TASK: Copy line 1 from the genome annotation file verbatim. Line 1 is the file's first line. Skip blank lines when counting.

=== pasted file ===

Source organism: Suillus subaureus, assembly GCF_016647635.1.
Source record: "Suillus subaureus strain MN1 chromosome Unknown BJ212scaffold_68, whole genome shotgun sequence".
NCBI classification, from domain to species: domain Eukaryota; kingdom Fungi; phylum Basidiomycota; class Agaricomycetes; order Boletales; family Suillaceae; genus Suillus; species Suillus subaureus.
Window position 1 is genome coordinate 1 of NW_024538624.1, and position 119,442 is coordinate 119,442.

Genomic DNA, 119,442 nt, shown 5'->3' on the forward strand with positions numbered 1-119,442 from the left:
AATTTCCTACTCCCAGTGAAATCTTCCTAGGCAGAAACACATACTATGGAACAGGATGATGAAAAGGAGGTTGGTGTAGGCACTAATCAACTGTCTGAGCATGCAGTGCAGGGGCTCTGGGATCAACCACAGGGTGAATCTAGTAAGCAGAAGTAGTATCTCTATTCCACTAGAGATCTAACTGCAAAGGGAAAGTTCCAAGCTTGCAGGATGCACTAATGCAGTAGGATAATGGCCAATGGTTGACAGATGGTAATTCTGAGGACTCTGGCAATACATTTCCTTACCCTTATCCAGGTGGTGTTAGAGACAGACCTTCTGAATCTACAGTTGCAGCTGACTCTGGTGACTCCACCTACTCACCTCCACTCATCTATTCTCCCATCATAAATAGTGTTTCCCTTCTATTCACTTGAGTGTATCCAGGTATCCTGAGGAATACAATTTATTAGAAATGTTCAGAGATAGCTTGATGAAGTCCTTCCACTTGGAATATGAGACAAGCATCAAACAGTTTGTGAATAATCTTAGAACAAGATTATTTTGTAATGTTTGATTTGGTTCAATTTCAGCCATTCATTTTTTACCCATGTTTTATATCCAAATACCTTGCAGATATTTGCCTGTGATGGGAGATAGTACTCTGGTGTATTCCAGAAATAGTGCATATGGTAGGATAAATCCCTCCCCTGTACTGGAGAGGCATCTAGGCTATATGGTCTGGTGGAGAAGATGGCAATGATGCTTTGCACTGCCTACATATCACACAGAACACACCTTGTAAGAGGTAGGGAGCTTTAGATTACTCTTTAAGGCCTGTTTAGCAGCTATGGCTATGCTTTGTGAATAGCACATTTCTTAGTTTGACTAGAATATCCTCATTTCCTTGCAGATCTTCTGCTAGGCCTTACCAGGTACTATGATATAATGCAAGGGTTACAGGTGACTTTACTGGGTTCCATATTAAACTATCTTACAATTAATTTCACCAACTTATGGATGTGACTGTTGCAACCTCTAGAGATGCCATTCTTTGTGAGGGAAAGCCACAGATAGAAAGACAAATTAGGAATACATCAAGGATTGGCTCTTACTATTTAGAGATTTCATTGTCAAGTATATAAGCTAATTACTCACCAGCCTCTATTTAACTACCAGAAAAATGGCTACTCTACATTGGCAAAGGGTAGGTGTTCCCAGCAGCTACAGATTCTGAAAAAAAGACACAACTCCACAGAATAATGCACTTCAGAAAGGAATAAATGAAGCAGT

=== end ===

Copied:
Source organism: Suillus subaureus, assembly GCF_016647635.1.